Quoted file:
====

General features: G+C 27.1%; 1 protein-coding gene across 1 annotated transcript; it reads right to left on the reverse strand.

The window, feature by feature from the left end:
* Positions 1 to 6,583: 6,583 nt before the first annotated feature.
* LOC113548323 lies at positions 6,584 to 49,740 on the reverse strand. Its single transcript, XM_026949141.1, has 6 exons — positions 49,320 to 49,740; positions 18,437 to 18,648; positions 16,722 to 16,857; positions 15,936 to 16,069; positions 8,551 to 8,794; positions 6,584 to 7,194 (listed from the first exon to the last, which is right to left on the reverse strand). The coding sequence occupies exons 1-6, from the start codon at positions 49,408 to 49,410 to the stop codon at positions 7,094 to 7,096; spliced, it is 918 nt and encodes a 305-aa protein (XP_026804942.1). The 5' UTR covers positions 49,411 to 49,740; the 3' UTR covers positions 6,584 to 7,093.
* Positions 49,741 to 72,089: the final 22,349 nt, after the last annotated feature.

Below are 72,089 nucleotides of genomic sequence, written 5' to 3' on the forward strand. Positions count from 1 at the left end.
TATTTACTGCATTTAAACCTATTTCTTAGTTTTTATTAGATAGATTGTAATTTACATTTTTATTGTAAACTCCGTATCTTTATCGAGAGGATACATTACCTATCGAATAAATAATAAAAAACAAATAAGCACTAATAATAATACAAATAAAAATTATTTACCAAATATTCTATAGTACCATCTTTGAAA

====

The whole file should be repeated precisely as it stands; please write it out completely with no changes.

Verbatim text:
General features: G+C 27.1%; 1 protein-coding gene across 1 annotated transcript; it reads right to left on the reverse strand.

The window, feature by feature from the left end:
* Positions 1 to 6,583: 6,583 nt before the first annotated feature.
* LOC113548323 lies at positions 6,584 to 49,740 on the reverse strand. Its single transcript, XM_026949141.1, has 6 exons — positions 49,320 to 49,740; positions 18,437 to 18,648; positions 16,722 to 16,857; positions 15,936 to 16,069; positions 8,551 to 8,794; positions 6,584 to 7,194 (listed from the first exon to the last, which is right to left on the reverse strand). The coding sequence occupies exons 1-6, from the start codon at positions 49,408 to 49,410 to the stop codon at positions 7,094 to 7,096; spliced, it is 918 nt and encodes a 305-aa protein (XP_026804942.1). The 5' UTR covers positions 49,411 to 49,740; the 3' UTR covers positions 6,584 to 7,093.
* Positions 49,741 to 72,089: the final 22,349 nt, after the last annotated feature.

Below are 72,089 nucleotides of genomic sequence, written 5' to 3' on the forward strand. Positions count from 1 at the left end.
TATTTACTGCATTTAAACCTATTTCTTAGTTTTTATTAGATAGATTGTAATTTACATTTTTATTGTAAACTCCGTATCTTTATCGAGAGGATACATTACCTATCGAATAAATAATAAAAAACAAATAAGCACTAATAATAATACAAATAAAAATTATTTACCAAATATTCTATAGTACCATCTTTGAAA